"PC99 System Design Guide", Microsoft, 1998, 0-7356-0518-1,
%C 1 Microsoft Way, Redmond, WA 98052-6399
%I Microsoft Press
%O U$49.99/C$71.99/UK#46.99 800-MSPRESS fax: 206-936-7329
%P 576 p.
%T "PC99 System Design Guide"
Come gather round children, all you not-quite-dry-behind-the-ears
young techies, and I will tell you tales of "IBM compatible," VAX
equivalents, ISA, AT, Microchannel, OSI, MPC, and many more. (Let's
not forget BOB.) I will tell you fairy tales of client/server, open
systems, interoperability, and plug and play. I will tell you of the
architectures of yesterday, whose bleached bones you can still find in
the sedimentary files of old standards documents.
No, you're probably correct. I don't think there will be any bidding
war for the movie rights.
Once more unto the standards committee dear friends, once more.
Microsoft has presented a new architecture. Like MPC (and its
children) before, this is loosely based on the computer you probably
want (as in, "the computer you want always costs $5,000") with a few
prods in the "right" direction.
(Is there any point to this type of exercise? I can sympathize with
the attempt to provide some guidance to beleaguered consumers who are
at the mercy of all-too-often-ignorant salespeople, but the plain fact
is that a} if a configuration supports useful and/or fun applications
people will buy it, regardless of standard, and b} any "buying"
standard tends to have a lifespan of about six months. I've seen very
few references to the PC99 standard, and many of those were by people
trying to show off detailed knowledge of the industry. In any case,
NT 5, one of the two operating system platforms that PC99 was intended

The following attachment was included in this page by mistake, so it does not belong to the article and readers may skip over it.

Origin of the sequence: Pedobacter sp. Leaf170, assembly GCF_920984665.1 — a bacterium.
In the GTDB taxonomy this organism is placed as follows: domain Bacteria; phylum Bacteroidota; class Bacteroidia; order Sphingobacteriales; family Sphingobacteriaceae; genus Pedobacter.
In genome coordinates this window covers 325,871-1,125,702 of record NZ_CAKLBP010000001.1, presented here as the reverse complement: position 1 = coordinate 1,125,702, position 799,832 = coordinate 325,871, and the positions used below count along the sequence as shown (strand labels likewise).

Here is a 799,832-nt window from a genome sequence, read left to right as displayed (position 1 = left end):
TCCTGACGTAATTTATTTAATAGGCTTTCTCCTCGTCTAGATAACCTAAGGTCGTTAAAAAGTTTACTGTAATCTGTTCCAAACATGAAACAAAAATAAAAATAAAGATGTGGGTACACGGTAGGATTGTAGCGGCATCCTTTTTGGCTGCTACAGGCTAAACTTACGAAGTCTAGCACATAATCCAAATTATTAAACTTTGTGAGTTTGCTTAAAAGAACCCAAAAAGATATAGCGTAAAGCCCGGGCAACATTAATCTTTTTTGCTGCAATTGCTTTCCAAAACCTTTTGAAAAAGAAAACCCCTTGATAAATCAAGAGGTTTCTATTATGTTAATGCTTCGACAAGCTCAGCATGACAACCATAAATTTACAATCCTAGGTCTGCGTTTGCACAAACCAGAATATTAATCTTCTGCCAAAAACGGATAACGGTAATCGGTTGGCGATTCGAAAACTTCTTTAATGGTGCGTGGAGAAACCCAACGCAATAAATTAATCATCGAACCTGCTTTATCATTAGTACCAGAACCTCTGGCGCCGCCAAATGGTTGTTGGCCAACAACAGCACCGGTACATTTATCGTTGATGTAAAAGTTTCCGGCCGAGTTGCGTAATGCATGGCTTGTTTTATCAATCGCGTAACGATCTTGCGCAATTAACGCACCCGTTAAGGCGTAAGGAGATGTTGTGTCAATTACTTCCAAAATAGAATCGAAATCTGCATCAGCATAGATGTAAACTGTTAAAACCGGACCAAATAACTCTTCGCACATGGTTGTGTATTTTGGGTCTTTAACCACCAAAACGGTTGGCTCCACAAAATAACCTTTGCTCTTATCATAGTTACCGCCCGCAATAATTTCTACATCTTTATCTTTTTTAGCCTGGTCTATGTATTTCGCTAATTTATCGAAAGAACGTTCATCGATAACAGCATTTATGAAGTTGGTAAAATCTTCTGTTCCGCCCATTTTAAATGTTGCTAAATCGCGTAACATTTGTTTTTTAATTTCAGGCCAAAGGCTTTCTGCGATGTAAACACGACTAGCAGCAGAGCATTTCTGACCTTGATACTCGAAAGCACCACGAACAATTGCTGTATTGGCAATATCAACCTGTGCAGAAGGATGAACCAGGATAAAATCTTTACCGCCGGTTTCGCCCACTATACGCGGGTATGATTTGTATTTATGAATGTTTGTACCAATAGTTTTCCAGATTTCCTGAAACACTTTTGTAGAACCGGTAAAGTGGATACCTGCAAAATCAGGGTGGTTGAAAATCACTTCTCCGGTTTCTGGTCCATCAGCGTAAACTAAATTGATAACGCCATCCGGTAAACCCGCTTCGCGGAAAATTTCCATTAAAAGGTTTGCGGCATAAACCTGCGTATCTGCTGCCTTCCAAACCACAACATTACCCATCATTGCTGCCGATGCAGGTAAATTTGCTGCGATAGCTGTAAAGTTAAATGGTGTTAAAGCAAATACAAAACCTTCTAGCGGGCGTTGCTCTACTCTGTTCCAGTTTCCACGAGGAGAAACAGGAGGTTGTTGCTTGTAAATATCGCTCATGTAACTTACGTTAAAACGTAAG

for, is now apparently never to be seen. Will PC99 last? But that
has nothing to do with the book itself.)
There are two chapters of general overview, and then outlines of the
requirements for PC99 basic, workstation, entertainment, and mobile
systems. Part three goes into bus specifications for USB (Universal
Serial Bus), IEEE 1394, PCI (peripheral component interconnect), ATA
and ATAPI (AT attachment and ATA packet interface), SCSI (small
computer systems interface), and PCMCIA (personal computer memory card
international association). Part four looks at specific systems, such
as I/O ports and devices, graphics, video, monitors, audio, storage,
modems, networks, printers, and digital images.
The presentation is oddly humourless. Or rather, since you don't
really expect standards documents to be a barrel of laughs, it takes
itself rather seriously. Early overviews of the architecture, for
example, keep referring to IEEE 1394. This is actually a bit of a
problem, since no details are given of the standard, and the tables
never bother to point out that a reasonable, if terse, description is
included in chapter eight. However, only one reference, buried deep
in the index, admits that IEEE 1394 is more widely known by a somewhat
less formal name--Firewire. Other "design requirements" assume an
admonitory tone with brain damaged hardware engineers: "3.6. All
expansion slots in the system are accessible for users to insert
Given that this is supposed to be a standard, a significant amount of
material is confusing, and even contradictory. For example, page five
states that only printers are allowed to use the old COM or LPT ports,
and even that is considered declasse. On the other hand, item 3.32
allows COM ports. Similar confusion surrounds ISA (Industry Standard
Architecture) slots, which are expressly forbidden in a number of
places, but tacitly allowed in others.
copyright Robert M. Slade, 1999 BKPC99SD.RVW 990403
====================== (quote inserted randomly by Pegasus Mailer)
rslade@... rslade@... slade@... p1@...
I'd explain it to you, but your brain would explode
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